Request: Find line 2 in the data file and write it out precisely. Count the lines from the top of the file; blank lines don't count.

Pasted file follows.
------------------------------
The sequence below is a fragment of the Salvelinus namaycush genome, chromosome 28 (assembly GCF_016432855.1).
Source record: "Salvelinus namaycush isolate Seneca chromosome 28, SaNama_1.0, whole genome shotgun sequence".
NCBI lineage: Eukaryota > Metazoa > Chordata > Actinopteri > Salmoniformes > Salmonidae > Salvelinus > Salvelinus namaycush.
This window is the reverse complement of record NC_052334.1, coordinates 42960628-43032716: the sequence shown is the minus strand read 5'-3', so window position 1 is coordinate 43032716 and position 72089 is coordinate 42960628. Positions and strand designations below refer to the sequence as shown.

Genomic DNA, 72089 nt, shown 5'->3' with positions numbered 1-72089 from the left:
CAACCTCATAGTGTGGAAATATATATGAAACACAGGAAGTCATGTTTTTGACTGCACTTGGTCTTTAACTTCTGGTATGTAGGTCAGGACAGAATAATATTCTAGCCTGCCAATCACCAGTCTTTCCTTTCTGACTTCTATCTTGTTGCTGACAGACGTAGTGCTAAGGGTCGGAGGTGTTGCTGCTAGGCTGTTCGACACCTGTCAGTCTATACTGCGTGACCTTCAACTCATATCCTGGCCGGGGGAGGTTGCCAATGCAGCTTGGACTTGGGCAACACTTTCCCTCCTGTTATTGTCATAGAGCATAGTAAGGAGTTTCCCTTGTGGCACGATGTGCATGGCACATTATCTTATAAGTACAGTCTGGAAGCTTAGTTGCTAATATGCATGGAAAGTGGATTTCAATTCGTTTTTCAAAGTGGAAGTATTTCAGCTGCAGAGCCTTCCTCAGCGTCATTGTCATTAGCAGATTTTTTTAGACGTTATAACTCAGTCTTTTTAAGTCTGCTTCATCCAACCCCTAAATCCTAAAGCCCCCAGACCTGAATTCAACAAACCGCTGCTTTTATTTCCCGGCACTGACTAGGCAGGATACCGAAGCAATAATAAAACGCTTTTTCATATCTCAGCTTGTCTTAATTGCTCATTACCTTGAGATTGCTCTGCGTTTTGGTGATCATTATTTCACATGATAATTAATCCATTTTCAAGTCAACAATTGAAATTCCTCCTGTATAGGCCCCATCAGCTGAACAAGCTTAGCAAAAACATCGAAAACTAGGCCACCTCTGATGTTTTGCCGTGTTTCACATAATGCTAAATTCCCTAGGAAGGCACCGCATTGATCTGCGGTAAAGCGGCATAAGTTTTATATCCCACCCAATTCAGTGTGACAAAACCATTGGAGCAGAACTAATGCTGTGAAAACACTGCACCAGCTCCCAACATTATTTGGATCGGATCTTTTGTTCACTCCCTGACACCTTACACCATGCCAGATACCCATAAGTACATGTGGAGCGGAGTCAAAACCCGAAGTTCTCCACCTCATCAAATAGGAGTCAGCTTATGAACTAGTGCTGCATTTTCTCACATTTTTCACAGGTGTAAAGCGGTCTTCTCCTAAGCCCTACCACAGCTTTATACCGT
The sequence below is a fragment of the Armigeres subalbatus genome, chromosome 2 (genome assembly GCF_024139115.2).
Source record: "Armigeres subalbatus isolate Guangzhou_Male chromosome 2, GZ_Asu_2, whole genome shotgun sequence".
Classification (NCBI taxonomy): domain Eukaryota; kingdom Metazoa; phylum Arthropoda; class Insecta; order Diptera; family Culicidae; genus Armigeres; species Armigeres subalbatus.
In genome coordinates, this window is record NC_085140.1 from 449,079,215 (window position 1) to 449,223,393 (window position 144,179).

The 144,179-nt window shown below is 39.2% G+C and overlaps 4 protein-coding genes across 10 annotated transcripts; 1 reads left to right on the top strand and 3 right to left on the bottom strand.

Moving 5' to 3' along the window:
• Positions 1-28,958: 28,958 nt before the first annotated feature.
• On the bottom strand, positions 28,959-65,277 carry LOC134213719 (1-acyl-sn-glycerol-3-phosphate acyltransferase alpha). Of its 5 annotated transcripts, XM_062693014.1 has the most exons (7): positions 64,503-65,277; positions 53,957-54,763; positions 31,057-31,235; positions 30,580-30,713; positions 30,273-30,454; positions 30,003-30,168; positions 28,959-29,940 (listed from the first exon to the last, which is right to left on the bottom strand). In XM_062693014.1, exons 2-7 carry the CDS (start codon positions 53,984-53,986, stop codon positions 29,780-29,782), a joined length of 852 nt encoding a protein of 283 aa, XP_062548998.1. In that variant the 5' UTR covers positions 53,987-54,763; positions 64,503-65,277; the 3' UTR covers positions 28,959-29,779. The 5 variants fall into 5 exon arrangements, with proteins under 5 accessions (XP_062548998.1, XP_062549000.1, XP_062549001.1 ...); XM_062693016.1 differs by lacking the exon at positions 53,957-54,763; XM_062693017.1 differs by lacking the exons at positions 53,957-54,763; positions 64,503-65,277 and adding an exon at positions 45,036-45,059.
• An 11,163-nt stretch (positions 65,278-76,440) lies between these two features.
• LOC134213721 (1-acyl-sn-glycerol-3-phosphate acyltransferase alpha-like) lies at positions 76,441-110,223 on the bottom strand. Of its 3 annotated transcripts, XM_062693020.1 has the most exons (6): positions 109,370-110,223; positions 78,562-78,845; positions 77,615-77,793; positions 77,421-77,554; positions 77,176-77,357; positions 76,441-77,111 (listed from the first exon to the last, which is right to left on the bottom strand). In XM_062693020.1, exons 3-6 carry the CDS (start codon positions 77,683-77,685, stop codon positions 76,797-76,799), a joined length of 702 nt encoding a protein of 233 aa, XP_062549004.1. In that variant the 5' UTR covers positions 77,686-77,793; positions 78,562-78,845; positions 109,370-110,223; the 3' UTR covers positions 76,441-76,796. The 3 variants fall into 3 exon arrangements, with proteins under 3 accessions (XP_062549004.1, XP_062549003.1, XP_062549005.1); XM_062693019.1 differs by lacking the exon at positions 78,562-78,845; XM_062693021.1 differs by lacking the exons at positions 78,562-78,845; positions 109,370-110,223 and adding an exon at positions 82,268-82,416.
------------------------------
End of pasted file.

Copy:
Source record: "Salvelinus namaycush isolate Seneca chromosome 28, SaNama_1.0, whole genome shotgun sequence".